The diagnosis of AC was established on the basis of clinical, laboratory, imaging (ultrasonography and computed tomography), transient elastography and histological examinations, as needed. All patients had a history of alcohol intake >60 g/day for more than 10 years and other causes of liver disease (HBV, HCV, autoimmune and metabolic diseases) were excluded. Status of liver function was defined as grades A, B or C based on the Child-Pugh classification [20] and Model for End-stage Liver Disease (MELD) Score was calculated [24].

The diagnosis of HCC was based according to the non invasive criteria of EASL–EORTC Clinical Practice Guidelines on Management of HCC. Tumor status, liver function and health status (ECOG) were obtained and patients were divided in stages (0, A, B, C and D) according to the Barcelona Clinic Liver Cancer (BCLC) staging system [12].

In all the subjects, blood was collected in a plastic tube containing ethylene diamine tetra acetic acid (EDTA), and isolated plasma and serum samples were stored at–80 °C until measurements of OPN and AFP levels. All measurements were performed at Immunology Unit of the same institution.

Measurement of plasma OPN level

Plasma OPN levels were measured using an enzyme-linked immune sorbent assay (ELISA) kit (human osteopontin assay kit, Immuno-Biological Laboratories, Gunma, Japan) according to the manufacturer’s instructions. This ELISA kit measures total concentration of both phosphorylated and nonphosphorylated forms of OPN in plasma. All the experiments were performed in duplicate.

Measurement of serum AFP Level

Serum AFP levels were measured with the same sample by the chemiluminescence method using IMMULITE® 2000 AFP kit (Siemens Healthcare Diagnostics, Tarrytown, New York) according to the manufacturer’s instructions.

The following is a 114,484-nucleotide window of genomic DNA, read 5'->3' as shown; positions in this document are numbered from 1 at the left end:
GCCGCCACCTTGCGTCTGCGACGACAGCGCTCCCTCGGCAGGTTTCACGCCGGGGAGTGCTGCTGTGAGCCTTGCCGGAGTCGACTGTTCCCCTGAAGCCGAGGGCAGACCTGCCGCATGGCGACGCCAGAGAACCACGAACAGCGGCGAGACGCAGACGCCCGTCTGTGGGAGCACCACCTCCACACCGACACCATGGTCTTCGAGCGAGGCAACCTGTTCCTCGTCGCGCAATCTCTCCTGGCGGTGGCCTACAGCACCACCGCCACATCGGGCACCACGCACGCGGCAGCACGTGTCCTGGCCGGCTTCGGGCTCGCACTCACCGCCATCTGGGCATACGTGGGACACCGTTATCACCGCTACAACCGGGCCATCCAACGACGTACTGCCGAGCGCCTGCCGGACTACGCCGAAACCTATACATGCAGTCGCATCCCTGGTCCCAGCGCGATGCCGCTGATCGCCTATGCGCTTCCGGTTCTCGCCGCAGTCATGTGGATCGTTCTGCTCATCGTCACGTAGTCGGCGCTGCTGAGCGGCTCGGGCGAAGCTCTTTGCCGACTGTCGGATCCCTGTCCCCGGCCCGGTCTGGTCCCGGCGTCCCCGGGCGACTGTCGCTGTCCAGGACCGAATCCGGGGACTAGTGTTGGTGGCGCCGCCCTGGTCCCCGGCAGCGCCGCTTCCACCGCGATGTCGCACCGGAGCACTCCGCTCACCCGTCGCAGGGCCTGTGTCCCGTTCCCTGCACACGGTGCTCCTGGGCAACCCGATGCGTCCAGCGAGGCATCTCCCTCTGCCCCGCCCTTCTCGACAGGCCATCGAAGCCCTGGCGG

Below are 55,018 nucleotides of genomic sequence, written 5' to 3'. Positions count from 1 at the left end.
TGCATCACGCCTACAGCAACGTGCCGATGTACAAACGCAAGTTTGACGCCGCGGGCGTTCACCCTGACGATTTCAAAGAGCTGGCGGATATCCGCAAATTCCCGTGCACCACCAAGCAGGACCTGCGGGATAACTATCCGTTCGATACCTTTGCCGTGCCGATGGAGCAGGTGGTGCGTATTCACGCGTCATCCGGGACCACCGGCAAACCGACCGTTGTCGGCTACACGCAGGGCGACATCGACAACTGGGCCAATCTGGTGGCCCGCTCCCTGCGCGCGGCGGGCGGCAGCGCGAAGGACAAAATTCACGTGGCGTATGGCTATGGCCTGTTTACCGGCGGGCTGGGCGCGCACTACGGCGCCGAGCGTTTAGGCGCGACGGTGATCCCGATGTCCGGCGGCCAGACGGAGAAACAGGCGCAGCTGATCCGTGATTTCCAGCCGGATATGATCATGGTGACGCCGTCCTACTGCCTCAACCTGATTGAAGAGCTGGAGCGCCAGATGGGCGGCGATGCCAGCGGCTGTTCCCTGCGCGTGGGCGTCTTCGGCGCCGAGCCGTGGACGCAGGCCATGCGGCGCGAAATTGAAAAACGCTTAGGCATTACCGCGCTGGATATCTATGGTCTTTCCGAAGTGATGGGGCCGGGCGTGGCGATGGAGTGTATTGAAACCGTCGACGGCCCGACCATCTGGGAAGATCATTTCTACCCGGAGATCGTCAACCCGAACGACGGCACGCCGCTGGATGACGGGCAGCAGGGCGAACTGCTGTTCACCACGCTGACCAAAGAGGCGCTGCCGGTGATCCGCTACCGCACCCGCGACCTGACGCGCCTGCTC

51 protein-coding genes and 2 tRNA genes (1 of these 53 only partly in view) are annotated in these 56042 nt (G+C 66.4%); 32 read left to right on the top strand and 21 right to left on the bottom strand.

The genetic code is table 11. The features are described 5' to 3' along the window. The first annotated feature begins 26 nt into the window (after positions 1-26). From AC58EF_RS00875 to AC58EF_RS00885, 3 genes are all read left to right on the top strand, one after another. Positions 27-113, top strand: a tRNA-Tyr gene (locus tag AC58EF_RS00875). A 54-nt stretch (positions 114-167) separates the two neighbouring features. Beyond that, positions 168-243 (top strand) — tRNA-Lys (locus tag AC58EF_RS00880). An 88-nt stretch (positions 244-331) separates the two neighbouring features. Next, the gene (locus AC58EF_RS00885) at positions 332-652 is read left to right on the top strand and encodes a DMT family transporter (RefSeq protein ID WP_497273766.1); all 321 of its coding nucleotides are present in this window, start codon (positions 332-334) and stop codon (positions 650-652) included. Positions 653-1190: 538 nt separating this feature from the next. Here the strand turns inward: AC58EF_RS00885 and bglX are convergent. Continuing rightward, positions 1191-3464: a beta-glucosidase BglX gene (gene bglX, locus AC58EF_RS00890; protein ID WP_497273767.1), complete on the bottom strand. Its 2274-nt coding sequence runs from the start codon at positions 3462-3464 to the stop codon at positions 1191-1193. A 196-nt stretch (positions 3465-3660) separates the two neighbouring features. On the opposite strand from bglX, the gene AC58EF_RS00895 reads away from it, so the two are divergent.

Statistical analysis

Median, range, mean, and standard deviation were used for descriptive statistics, as appropriate. Categorical variables were tested with Fisher’s exact test or χ2 test. Continuous variables were tested with Student t-test. Comparison of plasma OPN and AFP levels and clinical characteristics among the two groups of subjects were analyzed using the Mann–Whitney U test and Kruskal-Wallis test. Correlation between plasma levels of OPN and AFP were analyzed using Spearman’s correlation coefficient. Receiver operating characteristics (ROC) analysis was used to evaluate the diagnostic value of OPN, AFP, and to identify the optimal threshold values. p-value <0.05 was considered statistically significant.

Results

The demographics, functional status of liver in terms of Child-Pugh class, MELD score, and tumor stage of the subject patients are summarized in Table 1.
Table 1

Clinical characteristics of cirrhotic patients with and without hepatocellular carcinoma (HCC)

 

Group I

Group II

p-value*

(Cirrhosis)

(Cirrhosis and HCC)

N (%)

45 (50.0 %)

45 (50.0 %)

 

Age

58.68 ± 10.76

64.64 ± 7.73

0.003

Sex (F/M)

(1/49)

(0/50)

 

Child-Pugh class

  

0.052

A

20 (44.4 %)

21 (45.6 %)

B

8 (17.8 %)

16 (35.6 %)

C

17 (37.8 %)

8 (17.8 %)

MELD scorea

14.04 ± 5.56

12.71 ± 4.25

0.205

BCLC Stageb

   

0

 

2 (4.4 %)

A

 

19 (42.2 %)

B

 

11 (24.4 %)

C

 

7 (15.6 %)

D

 

6 (13.3 %)

*p - Value was calculated by using Student T test or χ2 test

aModel for End-stage Liver Disease score

bBarcelona Clinic Liver Cancer

AFP and OPN levels in patients with and without HCC